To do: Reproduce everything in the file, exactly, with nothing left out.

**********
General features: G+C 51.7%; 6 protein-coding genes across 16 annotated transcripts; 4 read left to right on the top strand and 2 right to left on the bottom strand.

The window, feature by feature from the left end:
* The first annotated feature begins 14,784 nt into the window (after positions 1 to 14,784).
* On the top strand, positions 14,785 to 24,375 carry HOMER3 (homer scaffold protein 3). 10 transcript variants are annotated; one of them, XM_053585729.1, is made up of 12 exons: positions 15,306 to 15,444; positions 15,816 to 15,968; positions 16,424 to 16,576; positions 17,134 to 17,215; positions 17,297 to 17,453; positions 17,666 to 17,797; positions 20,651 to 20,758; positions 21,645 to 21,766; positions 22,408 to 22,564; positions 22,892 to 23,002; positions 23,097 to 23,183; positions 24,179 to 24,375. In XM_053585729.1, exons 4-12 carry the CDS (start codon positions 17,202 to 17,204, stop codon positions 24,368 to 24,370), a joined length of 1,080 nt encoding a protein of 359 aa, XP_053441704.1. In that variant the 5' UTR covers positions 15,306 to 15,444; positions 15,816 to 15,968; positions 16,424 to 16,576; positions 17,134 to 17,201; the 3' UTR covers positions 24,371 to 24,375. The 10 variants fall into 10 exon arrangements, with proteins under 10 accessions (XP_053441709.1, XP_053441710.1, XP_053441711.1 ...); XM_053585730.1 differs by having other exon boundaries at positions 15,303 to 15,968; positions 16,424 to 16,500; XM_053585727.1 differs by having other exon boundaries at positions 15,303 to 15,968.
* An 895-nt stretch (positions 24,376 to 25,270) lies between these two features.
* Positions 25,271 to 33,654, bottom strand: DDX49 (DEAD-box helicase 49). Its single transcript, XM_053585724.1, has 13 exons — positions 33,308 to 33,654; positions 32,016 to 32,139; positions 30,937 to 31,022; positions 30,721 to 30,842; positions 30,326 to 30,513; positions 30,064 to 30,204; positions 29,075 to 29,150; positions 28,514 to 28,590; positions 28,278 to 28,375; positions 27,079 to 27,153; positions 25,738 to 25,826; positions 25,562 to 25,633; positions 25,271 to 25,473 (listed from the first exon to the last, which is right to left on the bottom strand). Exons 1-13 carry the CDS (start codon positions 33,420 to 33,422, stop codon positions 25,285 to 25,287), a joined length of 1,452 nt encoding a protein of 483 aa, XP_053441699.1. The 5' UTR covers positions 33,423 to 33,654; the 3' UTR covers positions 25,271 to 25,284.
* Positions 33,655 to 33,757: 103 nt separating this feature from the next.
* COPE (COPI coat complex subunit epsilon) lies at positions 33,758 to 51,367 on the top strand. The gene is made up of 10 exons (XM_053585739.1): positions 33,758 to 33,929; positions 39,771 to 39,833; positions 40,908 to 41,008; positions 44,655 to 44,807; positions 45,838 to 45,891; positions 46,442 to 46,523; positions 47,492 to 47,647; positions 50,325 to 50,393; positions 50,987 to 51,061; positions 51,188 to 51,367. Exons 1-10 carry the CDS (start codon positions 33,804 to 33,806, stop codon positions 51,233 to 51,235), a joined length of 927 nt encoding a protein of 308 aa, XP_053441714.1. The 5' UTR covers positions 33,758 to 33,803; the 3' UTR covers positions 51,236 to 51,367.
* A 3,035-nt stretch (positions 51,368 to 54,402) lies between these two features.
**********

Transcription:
General features: G+C 51.7%; 6 protein-coding genes across 16 annotated transcripts; 4 read left to right on the top strand and 2 right to left on the bottom strand.

The window, feature by feature from the left end:
* The first annotated feature begins 14,784 nt into the window (after positions 1 to 14,784).
* On the top strand, positions 14,785 to 24,375 carry HOMER3 (homer scaffold protein 3). 10 transcript variants are annotated; one of them, XM_053585729.1, is made up of 12 exons: positions 15,306 to 15,444; positions 15,816 to 15,968; positions 16,424 to 16,576; positions 17,134 to 17,215; positions 17,297 to 17,453; positions 17,666 to 17,797; positions 20,651 to 20,758; positions 21,645 to 21,766; positions 22,408 to 22,564; positions 22,892 to 23,002; positions 23,097 to 23,183; positions 24,179 to 24,375. In XM_053585729.1, exons 4-12 carry the CDS (start codon positions 17,202 to 17,204, stop codon positions 24,368 to 24,370), a joined length of 1,080 nt encoding a protein of 359 aa, XP_053441704.1. In that variant the 5' UTR covers positions 15,306 to 15,444; positions 15,816 to 15,968; positions 16,424 to 16,576; positions 17,134 to 17,201; the 3' UTR covers positions 24,371 to 24,375. The 10 variants fall into 10 exon arrangements, with proteins under 10 accessions (XP_053441709.1, XP_053441710.1, XP_053441711.1 ...); XM_053585730.1 differs by having other exon boundaries at positions 15,303 to 15,968; positions 16,424 to 16,500; XM_053585727.1 differs by having other exon boundaries at positions 15,303 to 15,968.
* An 895-nt stretch (positions 24,376 to 25,270) lies between these two features.
* Positions 25,271 to 33,654, bottom strand: DDX49 (DEAD-box helicase 49). Its single transcript, XM_053585724.1, has 13 exons — positions 33,308 to 33,654; positions 32,016 to 32,139; positions 30,937 to 31,022; positions 30,721 to 30,842; positions 30,326 to 30,513; positions 30,064 to 30,204; positions 29,075 to 29,150; positions 28,514 to 28,590; positions 28,278 to 28,375; positions 27,079 to 27,153; positions 25,738 to 25,826; positions 25,562 to 25,633; positions 25,271 to 25,473 (listed from the first exon to the last, which is right to left on the bottom strand). Exons 1-13 carry the CDS (start codon positions 33,420 to 33,422, stop codon positions 25,285 to 25,287), a joined length of 1,452 nt encoding a protein of 483 aa, XP_053441699.1. The 5' UTR covers positions 33,423 to 33,654; the 3' UTR covers positions 25,271 to 25,284.
* Positions 33,655 to 33,757: 103 nt separating this feature from the next.
* COPE (COPI coat complex subunit epsilon) lies at positions 33,758 to 51,367 on the top strand. The gene is made up of 10 exons (XM_053585739.1): positions 33,758 to 33,929; positions 39,771 to 39,833; positions 40,908 to 41,008; positions 44,655 to 44,807; positions 45,838 to 45,891; positions 46,442 to 46,523; positions 47,492 to 47,647; positions 50,325 to 50,393; positions 50,987 to 51,061; positions 51,188 to 51,367. Exons 1-10 carry the CDS (start codon positions 33,804 to 33,806, stop codon positions 51,233 to 51,235), a joined length of 927 nt encoding a protein of 308 aa, XP_053441714.1. The 5' UTR covers positions 33,758 to 33,803; the 3' UTR covers positions 51,236 to 51,367.
* A 3,035-nt stretch (positions 51,368 to 54,402) lies between these two features.